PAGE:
For the honorees at the 2017 Commitment to Compassion luncheon, which took place at the Muhammad Ali Center in February, performing compassionate acts for others is a natural act.
No one had to ask any of them to go above and beyond what was expected. They didn’t ask for extra compensation, and every one of them was shocked and surprised to win an award for showing compassion as part of their work in health care.
Those who submitted nominations told remarkable stories about these health care professionals, illuminating how each one, in their own way, offered their abilities and assistance to those in need selflessly, with no expectation of reward.
A nomination for Diane Riff, a nurse practitioner and assistant professor at the University of Louisville School of Nursing, said she “brings a sense of connection, non-judgment and acceptance and need for action to all that she does.”
Riff brings her students with her in outreach programs for those in poverty both in Louisville, where she serves the racetrack population at Churchill Downs, and on international service trips with her nursing students.
Another local nurse practitioner, Sarah Daniel, spends part of her off-hours time with MD2U providing companionship for lonely patients, often bringing her dogs into homes to brighten the spirits of patients. She formed a non-profit dog rescue organization as well.
Dr. Jonathan Sayat, M.D., Pediatrician and Associate Professor with UofL Physicians, organizes volunteers from the medical community for an annual event, Healthy Hoops Kentucky, which provides free screenings and consultation to families who have children suffering from asthma.
As part of her leadership of Nazareth Homes Inc., Mary Haynes shows a special compassion that comes from a career in nursing to leading a major expansion of her company’s facilities that care for the elderly.
Betty Adkins, the Community Resource Development Director for the city’s Department of Public Health and Wellness, remembers the time when she was struggling as a single mother of two with little income. She launched the Shively Area Ministries organization and earned an advanced degree from U of L. In her current position she’s help obtain $50 million in grant money to various non-profit organizations that help people get housing, food and health care.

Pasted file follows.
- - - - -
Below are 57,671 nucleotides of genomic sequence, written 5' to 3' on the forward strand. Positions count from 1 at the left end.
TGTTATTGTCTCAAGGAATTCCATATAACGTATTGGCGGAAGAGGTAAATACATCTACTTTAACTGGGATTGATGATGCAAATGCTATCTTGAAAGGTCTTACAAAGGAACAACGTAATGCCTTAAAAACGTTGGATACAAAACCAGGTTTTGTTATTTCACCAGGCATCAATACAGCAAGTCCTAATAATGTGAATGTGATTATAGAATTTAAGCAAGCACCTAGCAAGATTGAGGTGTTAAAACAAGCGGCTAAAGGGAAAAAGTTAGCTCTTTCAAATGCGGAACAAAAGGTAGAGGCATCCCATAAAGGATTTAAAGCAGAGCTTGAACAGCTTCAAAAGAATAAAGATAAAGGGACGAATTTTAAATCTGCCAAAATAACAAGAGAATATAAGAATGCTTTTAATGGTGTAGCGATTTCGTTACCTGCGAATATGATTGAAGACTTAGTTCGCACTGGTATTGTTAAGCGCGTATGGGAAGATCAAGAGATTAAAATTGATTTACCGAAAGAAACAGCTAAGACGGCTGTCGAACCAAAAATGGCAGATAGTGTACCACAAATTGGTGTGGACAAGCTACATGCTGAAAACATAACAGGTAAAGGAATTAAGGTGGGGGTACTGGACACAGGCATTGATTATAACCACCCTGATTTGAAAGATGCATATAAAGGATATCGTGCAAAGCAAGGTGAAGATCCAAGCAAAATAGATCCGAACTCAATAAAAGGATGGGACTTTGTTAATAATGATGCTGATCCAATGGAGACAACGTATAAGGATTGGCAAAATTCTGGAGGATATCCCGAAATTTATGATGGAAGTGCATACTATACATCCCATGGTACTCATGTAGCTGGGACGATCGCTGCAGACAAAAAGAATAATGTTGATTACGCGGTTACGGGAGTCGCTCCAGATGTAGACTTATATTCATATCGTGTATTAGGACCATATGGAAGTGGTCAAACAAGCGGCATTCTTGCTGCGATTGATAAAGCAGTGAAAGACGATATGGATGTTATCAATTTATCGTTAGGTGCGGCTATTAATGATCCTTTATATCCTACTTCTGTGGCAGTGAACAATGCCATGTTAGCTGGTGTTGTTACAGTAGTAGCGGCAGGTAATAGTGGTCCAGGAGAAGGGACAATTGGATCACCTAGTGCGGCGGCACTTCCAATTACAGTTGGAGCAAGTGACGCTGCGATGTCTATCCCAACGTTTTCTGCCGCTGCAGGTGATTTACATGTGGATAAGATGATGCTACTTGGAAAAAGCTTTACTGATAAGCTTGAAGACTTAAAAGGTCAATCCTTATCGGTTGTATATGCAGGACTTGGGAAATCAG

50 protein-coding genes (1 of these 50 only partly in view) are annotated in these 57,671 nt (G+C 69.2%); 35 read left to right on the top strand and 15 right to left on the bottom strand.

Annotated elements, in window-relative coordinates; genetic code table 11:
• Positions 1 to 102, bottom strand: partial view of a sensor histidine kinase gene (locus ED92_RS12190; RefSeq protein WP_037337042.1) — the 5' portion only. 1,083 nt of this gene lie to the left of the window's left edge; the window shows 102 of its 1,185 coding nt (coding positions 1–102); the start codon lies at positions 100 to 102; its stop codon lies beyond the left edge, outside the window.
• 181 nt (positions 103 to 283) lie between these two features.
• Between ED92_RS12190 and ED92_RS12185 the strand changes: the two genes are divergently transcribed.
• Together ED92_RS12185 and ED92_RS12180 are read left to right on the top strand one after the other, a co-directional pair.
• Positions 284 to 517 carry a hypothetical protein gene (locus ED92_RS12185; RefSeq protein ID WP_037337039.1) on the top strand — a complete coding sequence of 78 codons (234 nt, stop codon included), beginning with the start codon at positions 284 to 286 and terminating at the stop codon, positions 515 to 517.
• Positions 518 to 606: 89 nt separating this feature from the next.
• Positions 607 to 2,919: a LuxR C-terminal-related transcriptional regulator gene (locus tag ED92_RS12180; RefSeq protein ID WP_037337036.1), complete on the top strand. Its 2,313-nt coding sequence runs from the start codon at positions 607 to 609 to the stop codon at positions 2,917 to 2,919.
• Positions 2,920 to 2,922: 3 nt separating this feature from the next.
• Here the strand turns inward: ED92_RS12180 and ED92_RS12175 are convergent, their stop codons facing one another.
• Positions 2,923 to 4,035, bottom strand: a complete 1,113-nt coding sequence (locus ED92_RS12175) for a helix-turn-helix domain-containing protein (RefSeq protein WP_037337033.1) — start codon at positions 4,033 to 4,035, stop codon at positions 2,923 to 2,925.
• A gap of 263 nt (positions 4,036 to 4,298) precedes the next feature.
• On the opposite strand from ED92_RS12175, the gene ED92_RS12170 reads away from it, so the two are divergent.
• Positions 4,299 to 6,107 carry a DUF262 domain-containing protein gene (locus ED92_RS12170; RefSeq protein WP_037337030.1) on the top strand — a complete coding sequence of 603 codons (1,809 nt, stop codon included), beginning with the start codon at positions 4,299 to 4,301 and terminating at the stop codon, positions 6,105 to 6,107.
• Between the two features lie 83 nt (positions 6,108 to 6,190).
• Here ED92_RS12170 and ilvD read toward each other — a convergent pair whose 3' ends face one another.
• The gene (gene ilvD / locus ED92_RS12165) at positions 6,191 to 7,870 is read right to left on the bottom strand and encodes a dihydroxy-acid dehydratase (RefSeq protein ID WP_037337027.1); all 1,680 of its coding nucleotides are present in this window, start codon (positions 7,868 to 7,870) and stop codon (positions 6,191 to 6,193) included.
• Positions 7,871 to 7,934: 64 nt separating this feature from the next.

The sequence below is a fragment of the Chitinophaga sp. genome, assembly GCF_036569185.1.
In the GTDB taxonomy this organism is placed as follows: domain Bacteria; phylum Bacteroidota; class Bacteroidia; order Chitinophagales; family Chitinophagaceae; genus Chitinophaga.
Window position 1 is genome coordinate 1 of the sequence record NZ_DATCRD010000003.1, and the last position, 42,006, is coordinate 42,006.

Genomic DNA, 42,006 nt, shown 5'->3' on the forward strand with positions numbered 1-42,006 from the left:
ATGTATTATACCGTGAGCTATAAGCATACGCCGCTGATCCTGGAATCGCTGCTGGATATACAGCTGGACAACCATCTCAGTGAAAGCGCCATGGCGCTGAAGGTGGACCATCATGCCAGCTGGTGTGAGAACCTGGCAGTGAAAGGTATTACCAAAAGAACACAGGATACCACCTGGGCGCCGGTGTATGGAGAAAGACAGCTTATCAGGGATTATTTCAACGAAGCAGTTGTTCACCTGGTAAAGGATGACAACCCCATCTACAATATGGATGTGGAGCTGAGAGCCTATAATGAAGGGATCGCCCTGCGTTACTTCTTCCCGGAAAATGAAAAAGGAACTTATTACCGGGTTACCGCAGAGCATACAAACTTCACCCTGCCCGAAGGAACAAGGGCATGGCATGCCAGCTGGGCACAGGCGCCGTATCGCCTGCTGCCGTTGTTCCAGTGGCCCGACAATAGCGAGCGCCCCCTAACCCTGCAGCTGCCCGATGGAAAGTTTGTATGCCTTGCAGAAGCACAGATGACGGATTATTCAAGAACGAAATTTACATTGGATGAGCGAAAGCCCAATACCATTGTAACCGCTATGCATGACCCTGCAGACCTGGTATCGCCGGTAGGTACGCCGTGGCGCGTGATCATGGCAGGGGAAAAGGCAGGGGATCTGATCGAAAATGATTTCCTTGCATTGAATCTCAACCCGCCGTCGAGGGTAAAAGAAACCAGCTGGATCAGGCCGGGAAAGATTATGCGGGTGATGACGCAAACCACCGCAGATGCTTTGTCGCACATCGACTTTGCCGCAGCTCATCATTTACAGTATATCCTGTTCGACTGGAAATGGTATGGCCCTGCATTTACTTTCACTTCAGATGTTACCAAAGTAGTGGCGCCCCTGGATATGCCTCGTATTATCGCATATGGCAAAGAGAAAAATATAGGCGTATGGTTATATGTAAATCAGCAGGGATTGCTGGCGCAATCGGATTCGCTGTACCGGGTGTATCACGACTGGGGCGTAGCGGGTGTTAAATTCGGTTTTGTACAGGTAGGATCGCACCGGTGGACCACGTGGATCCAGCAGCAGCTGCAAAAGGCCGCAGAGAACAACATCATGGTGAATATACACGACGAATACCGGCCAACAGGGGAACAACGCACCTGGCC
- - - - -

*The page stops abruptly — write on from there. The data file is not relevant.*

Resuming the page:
“Compassion is something that is a value,” she said. “I learned a long time ago that learning from others and offering love and kindness is very significant to who I am as a person.”
Lisa Benner, Transformation Coach at ChooseWell Communities, coaches women in recovery from addiction who have young children, helping them to find safe housing.
She said receiving the award gave her a chance to reflect. “It has given me an appreciation for how we touch other people without realizing it,” she said. “You do it because it’s the right thing to do, not because you want to win an award.”
Hearing the stories of the 2017 Compassionate Award winners shows how health care professionals in Louisville are making a difference in people’s lives. If you know someone with a positive story of compassion for others, help recognize their work by filling out a nomination form for the 2018 award ceremony.
The Commitment to Compassion Luncheon is held to shine a light on those who exemplify true compassion in care delivery and make a difference in the lives of others. The 2018 luncheon will be on Wednesday, February 28. Sponsors for this event include Passport Health Plan, Insider Louisville, and the Compassionate Louisville Healthcare Constellation.